Third Sunday of Easter – Year A


J. Thomas Pohto, O.S.A. 
Church of Our Mother of Good Counsel
Bryn Mawr, Pennsylvania

Acts 2:14, 22-33
Ps 16:1-2, 5, 7-8, 9-10, 11
1 Pt 1:17-21
Lk 24:13-35

Today’s gospel takes us back to the first Easter day again with the two disciples leaving Jerusalem and traveling to Emmaus. Again the focus is more on community rather than on the individual. In the gospels for the Easter vigil and on Easter morning, Mary Magdalene encounters Jesus, but is told immediately to give the news of the resurrection to the apostles. (She becomes the apostle to the Apostles.) In the gospel last week, Thomas struggles with doubt when he is away from the community, but is able to make an act of faith when he is with the others. Even the first reading today pictures the Eleven together as Peter proclaims the Resurrection of Jesus on that first Pentecost. We recall that the Second Vatican Council in the Constitution on the Liturgy said that one of the ways the resurrected Jesus is present among us by very fact that we gather in his name to pray. (The Mass is a memorial of the resurrection.) Easter is about something more than just me and Jesus. It takes the Word of God in a community for each of us to get a handle on the resurrection.

In the gospel today we see a small community of two discussing the events that have happened during the past days as they travel down the road to Emmaus. They thought Jesus was the one; but, then, he died on the Cross. This broke their hearts. Then they heard a woman say that he is alive. Is that even possible? Jesus joined them on the road, but they did not recognize him. He explained from Moses and the prophets how it was necessary for the Messiah to die and to rise again. When they stopped for the night, they invited Jesus to have supper with them. All of a sudden this supper takes on a two-fold meaning. It is an act of hospitality, but the description is also that of the Mass: Jesus “took bread, said the blessing, broke it, and gave it to them.” Hospitality and liturgy are both communal actions, and in this community they recognized the risen Jesus.

The resurrection of Jesus is more than an event. It is a wonder. It is difficult to comprehend it at first. It takes a community – people talking together, questioning, reassuring: Did you see what I saw? Is it really true? Am I seeing things? What has happened? What does this mean? Is this my destiny? It is more than one person can handle alone, isn’t it. The two disciples returned that night to Jerusalem, to the community of the Eleven and others, to share what had happened to them and to learn what happened to the others.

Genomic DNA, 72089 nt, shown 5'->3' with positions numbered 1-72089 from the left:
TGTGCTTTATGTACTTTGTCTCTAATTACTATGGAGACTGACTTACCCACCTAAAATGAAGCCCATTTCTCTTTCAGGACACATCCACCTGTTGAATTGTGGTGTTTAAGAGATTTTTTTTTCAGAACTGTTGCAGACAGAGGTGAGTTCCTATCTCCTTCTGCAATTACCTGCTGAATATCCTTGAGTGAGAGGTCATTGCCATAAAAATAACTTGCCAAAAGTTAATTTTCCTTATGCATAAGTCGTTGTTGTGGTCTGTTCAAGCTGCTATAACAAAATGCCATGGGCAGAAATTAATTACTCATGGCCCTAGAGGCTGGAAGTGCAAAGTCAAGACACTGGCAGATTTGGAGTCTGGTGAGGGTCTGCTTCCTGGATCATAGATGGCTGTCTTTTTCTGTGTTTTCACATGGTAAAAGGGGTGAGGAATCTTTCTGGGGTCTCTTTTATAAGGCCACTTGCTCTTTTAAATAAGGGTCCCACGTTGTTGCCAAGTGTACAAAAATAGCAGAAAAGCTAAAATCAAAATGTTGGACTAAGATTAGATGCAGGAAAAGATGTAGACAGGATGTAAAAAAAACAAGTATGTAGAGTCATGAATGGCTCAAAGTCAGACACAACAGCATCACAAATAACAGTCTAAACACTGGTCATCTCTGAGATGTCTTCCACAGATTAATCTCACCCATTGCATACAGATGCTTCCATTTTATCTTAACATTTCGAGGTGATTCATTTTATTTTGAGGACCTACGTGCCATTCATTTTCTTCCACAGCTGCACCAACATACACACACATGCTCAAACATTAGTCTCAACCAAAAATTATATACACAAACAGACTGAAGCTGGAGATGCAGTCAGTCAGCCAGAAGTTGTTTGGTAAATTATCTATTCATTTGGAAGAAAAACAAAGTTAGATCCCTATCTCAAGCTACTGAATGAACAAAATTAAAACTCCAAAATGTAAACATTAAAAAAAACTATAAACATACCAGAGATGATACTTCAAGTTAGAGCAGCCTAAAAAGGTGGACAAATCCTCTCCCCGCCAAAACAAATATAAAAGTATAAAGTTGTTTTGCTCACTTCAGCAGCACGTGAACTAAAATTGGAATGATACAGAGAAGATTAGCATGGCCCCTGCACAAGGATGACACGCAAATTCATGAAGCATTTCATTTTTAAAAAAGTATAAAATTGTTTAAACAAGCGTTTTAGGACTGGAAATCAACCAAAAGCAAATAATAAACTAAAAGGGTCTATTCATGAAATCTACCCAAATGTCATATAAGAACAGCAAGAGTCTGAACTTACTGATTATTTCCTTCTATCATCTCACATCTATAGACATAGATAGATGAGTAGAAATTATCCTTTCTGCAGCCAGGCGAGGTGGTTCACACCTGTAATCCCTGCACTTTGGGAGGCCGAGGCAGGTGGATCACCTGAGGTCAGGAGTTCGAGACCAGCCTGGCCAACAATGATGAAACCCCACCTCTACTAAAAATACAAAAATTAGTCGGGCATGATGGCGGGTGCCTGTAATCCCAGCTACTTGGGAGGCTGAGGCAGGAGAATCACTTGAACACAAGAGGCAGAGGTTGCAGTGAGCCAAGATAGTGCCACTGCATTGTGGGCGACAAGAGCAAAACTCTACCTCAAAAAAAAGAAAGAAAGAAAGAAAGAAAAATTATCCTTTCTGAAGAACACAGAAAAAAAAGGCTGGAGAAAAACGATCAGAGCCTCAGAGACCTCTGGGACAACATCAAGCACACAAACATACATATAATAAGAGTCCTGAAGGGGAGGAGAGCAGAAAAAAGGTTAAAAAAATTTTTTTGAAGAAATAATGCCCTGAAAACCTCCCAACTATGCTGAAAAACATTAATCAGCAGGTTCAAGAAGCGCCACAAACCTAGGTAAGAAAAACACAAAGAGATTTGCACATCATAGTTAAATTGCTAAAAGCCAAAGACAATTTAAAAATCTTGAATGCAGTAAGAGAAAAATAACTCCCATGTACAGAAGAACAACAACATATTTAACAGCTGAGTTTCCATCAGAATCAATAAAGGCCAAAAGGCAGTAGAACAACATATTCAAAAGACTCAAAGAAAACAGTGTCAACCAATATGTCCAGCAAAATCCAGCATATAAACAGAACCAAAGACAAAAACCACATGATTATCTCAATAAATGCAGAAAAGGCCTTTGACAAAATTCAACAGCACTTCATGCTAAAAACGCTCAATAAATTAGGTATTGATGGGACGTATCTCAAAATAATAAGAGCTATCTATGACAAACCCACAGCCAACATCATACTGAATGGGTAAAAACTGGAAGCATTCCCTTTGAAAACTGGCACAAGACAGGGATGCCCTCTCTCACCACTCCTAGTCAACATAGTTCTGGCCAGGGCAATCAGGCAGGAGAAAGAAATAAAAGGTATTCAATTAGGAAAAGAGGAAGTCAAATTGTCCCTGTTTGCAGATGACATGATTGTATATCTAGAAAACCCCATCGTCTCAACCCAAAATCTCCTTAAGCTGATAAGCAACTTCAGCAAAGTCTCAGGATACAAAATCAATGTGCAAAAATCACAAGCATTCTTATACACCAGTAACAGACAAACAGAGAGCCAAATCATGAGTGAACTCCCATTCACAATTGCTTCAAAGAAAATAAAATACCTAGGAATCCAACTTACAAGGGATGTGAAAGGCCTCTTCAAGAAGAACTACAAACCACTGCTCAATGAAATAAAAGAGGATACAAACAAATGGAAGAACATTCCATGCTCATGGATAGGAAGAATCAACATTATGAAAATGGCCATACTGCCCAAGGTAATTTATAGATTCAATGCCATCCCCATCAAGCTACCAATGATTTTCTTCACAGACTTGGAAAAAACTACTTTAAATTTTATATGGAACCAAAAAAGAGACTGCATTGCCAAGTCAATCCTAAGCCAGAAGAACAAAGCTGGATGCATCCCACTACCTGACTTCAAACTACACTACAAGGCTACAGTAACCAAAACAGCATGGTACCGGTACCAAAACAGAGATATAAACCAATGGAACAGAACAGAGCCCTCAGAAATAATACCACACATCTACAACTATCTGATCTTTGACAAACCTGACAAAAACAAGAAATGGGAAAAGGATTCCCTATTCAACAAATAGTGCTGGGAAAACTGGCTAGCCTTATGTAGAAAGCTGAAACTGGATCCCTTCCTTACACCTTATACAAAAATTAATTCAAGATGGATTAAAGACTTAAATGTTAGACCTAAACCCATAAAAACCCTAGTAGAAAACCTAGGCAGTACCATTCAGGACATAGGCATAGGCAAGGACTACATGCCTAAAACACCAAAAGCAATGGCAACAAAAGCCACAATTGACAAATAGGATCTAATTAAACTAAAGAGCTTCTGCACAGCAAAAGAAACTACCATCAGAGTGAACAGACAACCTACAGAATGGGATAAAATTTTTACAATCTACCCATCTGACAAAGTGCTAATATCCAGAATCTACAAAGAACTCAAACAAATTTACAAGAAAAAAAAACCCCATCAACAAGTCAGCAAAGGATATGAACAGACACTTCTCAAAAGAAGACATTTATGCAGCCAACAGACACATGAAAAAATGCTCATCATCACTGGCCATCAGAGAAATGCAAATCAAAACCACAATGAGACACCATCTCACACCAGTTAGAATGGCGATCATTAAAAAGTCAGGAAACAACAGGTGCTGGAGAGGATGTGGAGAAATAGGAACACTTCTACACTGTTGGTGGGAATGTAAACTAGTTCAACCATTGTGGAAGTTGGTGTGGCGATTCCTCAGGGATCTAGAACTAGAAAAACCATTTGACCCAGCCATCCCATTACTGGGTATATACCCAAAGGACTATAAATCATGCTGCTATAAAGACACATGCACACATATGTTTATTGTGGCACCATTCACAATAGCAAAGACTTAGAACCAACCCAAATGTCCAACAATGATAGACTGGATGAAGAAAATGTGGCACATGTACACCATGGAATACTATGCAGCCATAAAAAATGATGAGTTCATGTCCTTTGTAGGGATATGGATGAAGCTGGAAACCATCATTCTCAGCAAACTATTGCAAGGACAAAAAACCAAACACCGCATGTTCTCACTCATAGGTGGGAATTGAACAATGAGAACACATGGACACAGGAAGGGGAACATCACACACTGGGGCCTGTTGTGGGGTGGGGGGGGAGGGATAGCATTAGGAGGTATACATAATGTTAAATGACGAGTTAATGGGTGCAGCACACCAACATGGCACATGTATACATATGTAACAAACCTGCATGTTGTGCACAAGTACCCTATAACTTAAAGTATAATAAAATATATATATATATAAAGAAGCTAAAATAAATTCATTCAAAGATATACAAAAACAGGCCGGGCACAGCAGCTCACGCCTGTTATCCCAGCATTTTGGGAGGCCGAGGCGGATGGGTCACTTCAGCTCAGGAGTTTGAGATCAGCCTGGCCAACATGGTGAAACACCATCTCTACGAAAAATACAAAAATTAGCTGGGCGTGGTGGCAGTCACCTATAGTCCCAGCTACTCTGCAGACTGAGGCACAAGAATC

As they reflected on their dinner with Jesus, the two said: “Were not our hearts burning within us while [Jesus] spoke to us on the way and opened the Scriptures to us?” Somehow they were touched by the words of Jesus in a way that was powerful and deep. As they listened they actually felt something happening in their bodies. We think here of hearts burning not as a painful thing like “heartburn,” but more like a purifying experience that cuts through the baloney of life to the really real. The Truth. For example: you may read a passage from Scripture a hundred times. You practically know it by heart. Then you hear someone else read it to you, and you get a wholly new insight into the message for you. It takes your breath away.

This is the Easter season. It is a time of grace. It is a season of new life, spring flowers, leaves on the trees, and birds building their nests. St. Augustine said that we are “Easter people.” And so we would normally celebrate the joy with each other. Except we now have constraints of isolation, social distancing and face masks. But even so, it is essential to keep the communal spirit of Easter alive.

It comes down to two things for us: people and the Word of God. It is so helpful to have more than one person. We really need another person to proclaim the Word of God to us so we can listen to it. This keeps us aware of the living Christ. So what can we do? One thing is to listen to the Word of God in the Mass that is streamed to you from church into your family setting. Even listen to the homily and take it to heart. Or you might even consider calling someone who is alone to read or listen to the scriptures with that person (if that person is willing) – a community of two on the phone can work. We really need to connect with each other in this Easter season and to connect with the Word of God – connection and communion. And then maybe it is our destiny that our hearts will be burning as well.